Don’t you hate it when your favourite black clothes start to fade into that horrible brownish-charcoal oblivion? Black never seems dark enough, and I continuously find myself painting more layers on an artwork or increasing the contrast and shadows in Photoshop. Scientists discovered the blackest shade: Vantablack. It’s so dark, absorbing 99.995% of light, giving the object covered by it the appearance of a gaping hole. But it’s quite fragile and impractical for everyday use. There’s also an issue with acclaimed artist Anish Kapoor, who bought the patent and therefore no one else is allowed to paint with the pigment. This, of course, sparked outrage and prompted a bitter feud between himself and fellow British artist Stuart Semple. You can read more about the fantastic Vantablack and the dispute between the two rivals here:
In short, Stuart made new colours that he banned Anish from using, and the fight continued. What does this mean for those of us who want to use the blackest shade on the market? Even if we get our hands on Vantablack, lawsuits will prevent us from using it and chances are that it’ll ruin our artworks are rather significantly. Then Stuart made Black V1.0. Sure, it’s not as dark as its predecessor, but it came pretty close at 98 – 99% light absorption. And the best part: its non-toxic, acrylic, smells like cherries and can be used as regular paint. It’s also not too expensive. He’s since perfected the formula with Black 2.0 and recently Black 3.0. Finally, a shade as dark as my soul! Check it out for yourself, and let me know if you’d use 3.0 or any of your projects. But be aware, due to its high light absorption, there is a fire risk:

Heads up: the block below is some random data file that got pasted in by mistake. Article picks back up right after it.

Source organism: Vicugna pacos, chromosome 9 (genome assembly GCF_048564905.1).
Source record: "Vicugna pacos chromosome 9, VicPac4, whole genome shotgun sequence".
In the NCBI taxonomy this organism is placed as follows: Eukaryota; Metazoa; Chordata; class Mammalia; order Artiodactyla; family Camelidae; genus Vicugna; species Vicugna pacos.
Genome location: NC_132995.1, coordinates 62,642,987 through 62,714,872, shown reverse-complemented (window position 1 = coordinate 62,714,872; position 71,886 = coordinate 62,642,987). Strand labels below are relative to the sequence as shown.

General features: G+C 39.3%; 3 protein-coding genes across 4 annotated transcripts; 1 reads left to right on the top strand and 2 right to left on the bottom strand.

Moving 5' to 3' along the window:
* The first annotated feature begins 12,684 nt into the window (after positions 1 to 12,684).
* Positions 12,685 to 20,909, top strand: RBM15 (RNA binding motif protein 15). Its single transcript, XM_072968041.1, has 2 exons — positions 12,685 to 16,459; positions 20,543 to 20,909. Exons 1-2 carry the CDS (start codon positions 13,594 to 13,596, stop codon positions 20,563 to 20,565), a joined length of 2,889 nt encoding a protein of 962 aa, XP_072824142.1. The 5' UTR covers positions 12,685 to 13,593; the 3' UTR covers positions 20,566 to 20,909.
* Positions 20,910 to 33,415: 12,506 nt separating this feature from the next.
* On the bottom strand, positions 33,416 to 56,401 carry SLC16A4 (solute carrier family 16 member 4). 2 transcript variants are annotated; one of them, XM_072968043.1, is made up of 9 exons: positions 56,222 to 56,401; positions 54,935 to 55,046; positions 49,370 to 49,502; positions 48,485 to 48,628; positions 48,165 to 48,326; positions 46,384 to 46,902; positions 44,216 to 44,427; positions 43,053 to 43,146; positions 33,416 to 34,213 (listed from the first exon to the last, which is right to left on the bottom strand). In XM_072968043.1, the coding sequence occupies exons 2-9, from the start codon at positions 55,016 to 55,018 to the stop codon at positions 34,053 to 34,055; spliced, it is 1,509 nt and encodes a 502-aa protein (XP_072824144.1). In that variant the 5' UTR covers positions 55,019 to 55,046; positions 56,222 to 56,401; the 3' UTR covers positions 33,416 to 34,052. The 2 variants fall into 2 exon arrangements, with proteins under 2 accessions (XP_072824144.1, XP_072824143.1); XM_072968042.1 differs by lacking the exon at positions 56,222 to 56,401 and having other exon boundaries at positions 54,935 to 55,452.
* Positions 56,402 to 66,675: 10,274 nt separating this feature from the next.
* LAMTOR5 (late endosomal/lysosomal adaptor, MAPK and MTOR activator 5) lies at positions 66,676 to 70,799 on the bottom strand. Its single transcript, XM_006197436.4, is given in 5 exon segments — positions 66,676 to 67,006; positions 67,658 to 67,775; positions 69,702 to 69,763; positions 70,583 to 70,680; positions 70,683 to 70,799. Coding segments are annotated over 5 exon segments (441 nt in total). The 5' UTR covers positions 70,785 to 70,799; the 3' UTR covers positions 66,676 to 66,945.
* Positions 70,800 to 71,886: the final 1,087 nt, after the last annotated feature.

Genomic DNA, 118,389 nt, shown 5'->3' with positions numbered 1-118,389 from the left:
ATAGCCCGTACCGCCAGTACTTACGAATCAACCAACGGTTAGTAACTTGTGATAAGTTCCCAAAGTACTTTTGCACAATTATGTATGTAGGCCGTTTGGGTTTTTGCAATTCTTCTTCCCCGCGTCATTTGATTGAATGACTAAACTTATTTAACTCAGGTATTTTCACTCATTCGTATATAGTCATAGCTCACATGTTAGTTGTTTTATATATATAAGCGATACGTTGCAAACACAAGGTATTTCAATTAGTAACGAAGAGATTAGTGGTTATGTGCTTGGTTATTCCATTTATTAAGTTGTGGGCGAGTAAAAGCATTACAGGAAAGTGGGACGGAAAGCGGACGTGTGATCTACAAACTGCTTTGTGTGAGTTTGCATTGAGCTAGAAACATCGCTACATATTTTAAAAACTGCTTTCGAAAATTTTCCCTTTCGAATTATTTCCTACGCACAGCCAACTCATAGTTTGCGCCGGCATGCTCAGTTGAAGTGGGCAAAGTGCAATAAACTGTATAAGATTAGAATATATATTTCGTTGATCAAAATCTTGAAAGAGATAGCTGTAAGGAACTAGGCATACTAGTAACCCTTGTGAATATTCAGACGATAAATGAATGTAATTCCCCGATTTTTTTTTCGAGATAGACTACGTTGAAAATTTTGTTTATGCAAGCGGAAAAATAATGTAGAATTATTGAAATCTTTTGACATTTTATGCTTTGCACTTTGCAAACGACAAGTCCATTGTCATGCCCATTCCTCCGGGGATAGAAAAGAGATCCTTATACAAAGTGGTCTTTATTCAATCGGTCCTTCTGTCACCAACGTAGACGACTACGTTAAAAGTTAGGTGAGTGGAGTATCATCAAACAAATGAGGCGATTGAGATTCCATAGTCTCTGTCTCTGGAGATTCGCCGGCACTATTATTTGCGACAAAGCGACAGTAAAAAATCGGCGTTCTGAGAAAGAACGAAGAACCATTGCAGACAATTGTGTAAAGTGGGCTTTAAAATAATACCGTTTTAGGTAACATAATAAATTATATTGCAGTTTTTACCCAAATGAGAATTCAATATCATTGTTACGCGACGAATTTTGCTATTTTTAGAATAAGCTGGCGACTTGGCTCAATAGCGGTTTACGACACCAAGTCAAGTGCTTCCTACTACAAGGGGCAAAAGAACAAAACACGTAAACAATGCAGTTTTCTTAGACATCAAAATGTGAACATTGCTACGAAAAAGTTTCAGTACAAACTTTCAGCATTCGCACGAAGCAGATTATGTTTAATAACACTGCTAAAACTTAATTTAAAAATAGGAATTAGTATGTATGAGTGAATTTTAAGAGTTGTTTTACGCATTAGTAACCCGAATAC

When it comes to illustration, it’s apparent that I prefer graphite pencils, sure, they might not be as dark as charcoal, but I love their simplicity, and I don’t like getting my hands full of charcoal smears. To achieve a decent shade of dark contrast, I use the HB 0.5 leads in my mechanical pencil. I opt for the H leads when I want to create lighter and more delicate lines. My mechanical pencil does all the darkest parts in my drawings, and for larger areas, I go in with my Derwent 3B pencil. When I paint with black, I use it straight from the tube, unless I’m mixing different colours.
One thing I’d love to try is drawing on a black canvas, which is readily available at art shops, and the effect of creating something that contrasted is breathtaking. Have you ever tried drawing or painting on a black canvas or paper? If not, here are some great tutorials to get you started: